R.I.P. Charles Durning, Jack Klugman, 'Thunderbirds' Creator Gerry Anderson
Sorry to remind everyone of mortality when we're all just trying to have a nice, light holiday week but, sadly, there are some late editions to the Who We Lost in 2012 montage.
Character actor Charles Durning died on Christmas Eve in his Manhattan home, his daughter has confirmed to The New York Times. A decorated U.S. Army man drafted during World War II, Durning fought on Omaha Beach long before earning Academy Award nominations for supporting roles in The Best Little Whorehouse in Texas and To Be or Not To Be. He also memorably appeared in the films Dog Day Afternoon, Tootsie, The Sting, O Brother, Where Are Thou?, and State and Main, while in TV he earned Emmy nominations for Death of a Salesman, Homicide, Rescue Me, his regular role on Evening Shade, and more. All in all, he appeared in over 200 titles, and no one is happy to see him go except perhaps a jealous Brian Dennehy. He was 89.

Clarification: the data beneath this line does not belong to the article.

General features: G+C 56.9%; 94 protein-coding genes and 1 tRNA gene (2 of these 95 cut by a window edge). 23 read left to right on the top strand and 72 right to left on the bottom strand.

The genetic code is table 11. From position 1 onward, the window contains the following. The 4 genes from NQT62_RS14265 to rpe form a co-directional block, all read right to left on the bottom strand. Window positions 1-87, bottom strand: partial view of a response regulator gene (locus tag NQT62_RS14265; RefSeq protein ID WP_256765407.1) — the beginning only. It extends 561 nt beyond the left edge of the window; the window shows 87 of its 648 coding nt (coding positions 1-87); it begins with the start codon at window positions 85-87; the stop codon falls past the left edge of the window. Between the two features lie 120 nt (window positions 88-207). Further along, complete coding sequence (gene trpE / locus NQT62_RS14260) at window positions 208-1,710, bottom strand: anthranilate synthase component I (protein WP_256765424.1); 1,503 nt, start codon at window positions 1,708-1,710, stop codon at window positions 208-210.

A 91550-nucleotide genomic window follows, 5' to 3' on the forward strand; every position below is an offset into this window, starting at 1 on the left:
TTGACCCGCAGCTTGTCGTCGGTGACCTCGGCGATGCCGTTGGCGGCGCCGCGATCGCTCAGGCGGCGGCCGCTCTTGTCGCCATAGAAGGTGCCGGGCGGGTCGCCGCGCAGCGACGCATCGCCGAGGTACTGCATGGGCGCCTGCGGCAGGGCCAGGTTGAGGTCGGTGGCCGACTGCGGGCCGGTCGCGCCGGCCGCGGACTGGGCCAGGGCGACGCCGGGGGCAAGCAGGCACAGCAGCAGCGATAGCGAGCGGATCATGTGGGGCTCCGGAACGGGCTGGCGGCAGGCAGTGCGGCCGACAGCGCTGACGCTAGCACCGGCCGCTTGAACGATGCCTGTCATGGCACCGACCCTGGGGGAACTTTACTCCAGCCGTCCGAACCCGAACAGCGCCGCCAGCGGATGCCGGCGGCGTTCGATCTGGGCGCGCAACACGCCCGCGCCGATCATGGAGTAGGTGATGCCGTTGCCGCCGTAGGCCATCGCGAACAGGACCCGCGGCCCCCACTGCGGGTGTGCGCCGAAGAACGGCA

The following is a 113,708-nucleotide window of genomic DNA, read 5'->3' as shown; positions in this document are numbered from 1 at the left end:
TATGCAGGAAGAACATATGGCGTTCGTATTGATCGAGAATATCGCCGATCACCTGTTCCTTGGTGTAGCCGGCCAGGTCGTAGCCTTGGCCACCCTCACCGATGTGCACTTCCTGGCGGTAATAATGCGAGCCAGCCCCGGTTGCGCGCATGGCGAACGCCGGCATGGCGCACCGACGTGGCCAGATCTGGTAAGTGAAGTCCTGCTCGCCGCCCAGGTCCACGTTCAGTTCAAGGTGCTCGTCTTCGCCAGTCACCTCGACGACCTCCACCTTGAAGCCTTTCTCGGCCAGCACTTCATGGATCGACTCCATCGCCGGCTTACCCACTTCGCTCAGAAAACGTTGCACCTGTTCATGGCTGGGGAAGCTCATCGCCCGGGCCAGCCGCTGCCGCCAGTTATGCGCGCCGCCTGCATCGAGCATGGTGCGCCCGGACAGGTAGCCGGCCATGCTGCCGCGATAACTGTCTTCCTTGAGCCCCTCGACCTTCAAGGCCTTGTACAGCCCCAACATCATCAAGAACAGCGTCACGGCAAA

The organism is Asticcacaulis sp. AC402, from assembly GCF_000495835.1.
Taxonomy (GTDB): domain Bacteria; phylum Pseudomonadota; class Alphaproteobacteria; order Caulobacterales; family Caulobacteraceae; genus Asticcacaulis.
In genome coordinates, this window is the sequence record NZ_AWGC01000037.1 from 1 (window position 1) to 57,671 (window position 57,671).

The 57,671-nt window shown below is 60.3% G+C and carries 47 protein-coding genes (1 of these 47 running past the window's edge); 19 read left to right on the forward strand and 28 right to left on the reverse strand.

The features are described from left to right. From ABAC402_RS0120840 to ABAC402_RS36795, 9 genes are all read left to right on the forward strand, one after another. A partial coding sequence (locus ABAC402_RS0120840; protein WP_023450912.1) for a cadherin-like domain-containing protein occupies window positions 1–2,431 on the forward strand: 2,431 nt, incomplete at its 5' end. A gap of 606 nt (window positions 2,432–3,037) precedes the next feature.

Also on Monday, actor Jack Klugman reportedly passed away in his California home, says his son. Klugman most famously played and earned some Emmys as one half of television's The Odd Couple opposite Tony Randall, and long pre-dated the modern interest in televised coroners with an Emmy-nominated role on Quincy M.E. He also won Emmy for a 1964 guest role on The Defenders, and appeared on The Twilight Zone four times. In film, he perhaps most famously played one of the dozen titular roles in 12 Angry Men. He was 90.
Finally, yesterday brought the death of Gerry Anderson, the marionette-loving man responsible for Thunderbirds, Stingray, and, completely indirectly, Team America: World Police. Anderson had reportedly suffered from dementia, having already suffered and survived through Jonathan Frakes's 2004 attempt to adapt Thunderbirds into a Bill Paxton film. He was 83.